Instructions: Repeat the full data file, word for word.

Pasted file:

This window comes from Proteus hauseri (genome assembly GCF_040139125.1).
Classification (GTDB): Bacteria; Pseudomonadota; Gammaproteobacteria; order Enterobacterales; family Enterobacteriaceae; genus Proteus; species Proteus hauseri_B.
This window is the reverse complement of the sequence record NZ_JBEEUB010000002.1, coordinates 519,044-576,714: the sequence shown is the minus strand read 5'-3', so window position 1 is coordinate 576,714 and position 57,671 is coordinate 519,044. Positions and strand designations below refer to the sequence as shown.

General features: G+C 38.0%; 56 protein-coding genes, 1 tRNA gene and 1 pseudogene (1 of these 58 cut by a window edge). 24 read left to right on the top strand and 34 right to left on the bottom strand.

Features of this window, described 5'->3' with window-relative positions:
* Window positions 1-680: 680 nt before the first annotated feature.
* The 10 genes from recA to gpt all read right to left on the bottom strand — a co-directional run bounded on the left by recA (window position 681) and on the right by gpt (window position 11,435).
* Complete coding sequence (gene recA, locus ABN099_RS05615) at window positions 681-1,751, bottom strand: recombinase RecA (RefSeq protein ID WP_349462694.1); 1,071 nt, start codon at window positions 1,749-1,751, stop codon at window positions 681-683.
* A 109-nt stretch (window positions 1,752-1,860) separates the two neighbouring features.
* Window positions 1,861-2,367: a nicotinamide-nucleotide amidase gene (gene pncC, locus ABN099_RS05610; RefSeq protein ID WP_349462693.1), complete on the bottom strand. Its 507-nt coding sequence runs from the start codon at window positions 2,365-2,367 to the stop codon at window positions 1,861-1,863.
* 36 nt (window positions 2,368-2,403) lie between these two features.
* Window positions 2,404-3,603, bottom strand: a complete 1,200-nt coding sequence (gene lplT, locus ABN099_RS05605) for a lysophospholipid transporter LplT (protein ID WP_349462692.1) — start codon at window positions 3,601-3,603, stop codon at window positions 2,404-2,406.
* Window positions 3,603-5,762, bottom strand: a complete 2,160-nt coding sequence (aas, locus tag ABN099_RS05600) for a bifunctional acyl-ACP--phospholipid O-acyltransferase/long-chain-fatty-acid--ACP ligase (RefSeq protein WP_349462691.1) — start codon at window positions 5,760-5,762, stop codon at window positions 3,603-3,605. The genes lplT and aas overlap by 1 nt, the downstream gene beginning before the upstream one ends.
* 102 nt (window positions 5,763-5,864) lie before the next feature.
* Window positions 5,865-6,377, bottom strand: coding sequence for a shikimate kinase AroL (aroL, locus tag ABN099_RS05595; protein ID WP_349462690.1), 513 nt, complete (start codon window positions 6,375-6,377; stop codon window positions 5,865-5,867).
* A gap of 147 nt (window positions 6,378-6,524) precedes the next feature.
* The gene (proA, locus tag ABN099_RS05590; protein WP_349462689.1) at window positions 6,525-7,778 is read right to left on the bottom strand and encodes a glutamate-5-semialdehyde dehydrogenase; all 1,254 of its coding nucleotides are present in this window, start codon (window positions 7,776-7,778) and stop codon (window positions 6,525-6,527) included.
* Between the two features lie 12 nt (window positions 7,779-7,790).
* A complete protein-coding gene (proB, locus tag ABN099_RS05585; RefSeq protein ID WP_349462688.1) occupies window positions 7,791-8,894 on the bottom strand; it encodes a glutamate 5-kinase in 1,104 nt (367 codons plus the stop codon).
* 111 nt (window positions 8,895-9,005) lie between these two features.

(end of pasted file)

This window comes from Proteus hauseri (genome assembly GCF_040139125.1).
Classification (GTDB): Bacteria; Pseudomonadota; Gammaproteobacteria; order Enterobacterales; family Enterobacteriaceae; genus Proteus; species Proteus hauseri_B.
This window is the reverse complement of the sequence record NZ_JBEEUB010000002.1, coordinates 519,044-576,714: the sequence shown is the minus strand read 5'-3', so window position 1 is coordinate 576,714 and position 57,671 is coordinate 519,044. Positions and strand designations below refer to the sequence as shown.

General features: G+C 38.0%; 56 protein-coding genes, 1 tRNA gene and 1 pseudogene (1 of these 58 cut by a window edge). 24 read left to right on the top strand and 34 right to left on the bottom strand.

Features of this window, described 5'->3' with window-relative positions:
* Window positions 1-680: 680 nt before the first annotated feature.
* The 10 genes from recA to gpt all read right to left on the bottom strand — a co-directional run bounded on the left by recA (window position 681) and on the right by gpt (window position 11,435).
* Complete coding sequence (gene recA, locus ABN099_RS05615) at window positions 681-1,751, bottom strand: recombinase RecA (RefSeq protein ID WP_349462694.1); 1,071 nt, start codon at window positions 1,749-1,751, stop codon at window positions 681-683.
* A 109-nt stretch (window positions 1,752-1,860) separates the two neighbouring features.
* Window positions 1,861-2,367: a nicotinamide-nucleotide amidase gene (gene pncC, locus ABN099_RS05610; RefSeq protein ID WP_349462693.1), complete on the bottom strand. Its 507-nt coding sequence runs from the start codon at window positions 2,365-2,367 to the stop codon at window positions 1,861-1,863.
* 36 nt (window positions 2,368-2,403) lie between these two features.
* Window positions 2,404-3,603, bottom strand: a complete 1,200-nt coding sequence (gene lplT, locus ABN099_RS05605) for a lysophospholipid transporter LplT (protein ID WP_349462692.1) — start codon at window positions 3,601-3,603, stop codon at window positions 2,404-2,406.
* Window positions 3,603-5,762, bottom strand: a complete 2,160-nt coding sequence (aas, locus tag ABN099_RS05600) for a bifunctional acyl-ACP--phospholipid O-acyltransferase/long-chain-fatty-acid--ACP ligase (RefSeq protein WP_349462691.1) — start codon at window positions 5,760-5,762, stop codon at window positions 3,603-3,605. The genes lplT and aas overlap by 1 nt, the downstream gene beginning before the upstream one ends.
* 102 nt (window positions 5,763-5,864) lie before the next feature.
* Window positions 5,865-6,377, bottom strand: coding sequence for a shikimate kinase AroL (aroL, locus tag ABN099_RS05595; protein ID WP_349462690.1), 513 nt, complete (start codon window positions 6,375-6,377; stop codon window positions 5,865-5,867).
* A gap of 147 nt (window positions 6,378-6,524) precedes the next feature.
* The gene (proA, locus tag ABN099_RS05590; protein WP_349462689.1) at window positions 6,525-7,778 is read right to left on the bottom strand and encodes a glutamate-5-semialdehyde dehydrogenase; all 1,254 of its coding nucleotides are present in this window, start codon (window positions 7,776-7,778) and stop codon (window positions 6,525-6,527) included.
* Between the two features lie 12 nt (window positions 7,779-7,790).
* A complete protein-coding gene (proB, locus tag ABN099_RS05585; RefSeq protein ID WP_349462688.1) occupies window positions 7,791-8,894 on the bottom strand; it encodes a glutamate 5-kinase in 1,104 nt (367 codons plus the stop codon).
* 111 nt (window positions 8,895-9,005) lie between these two features.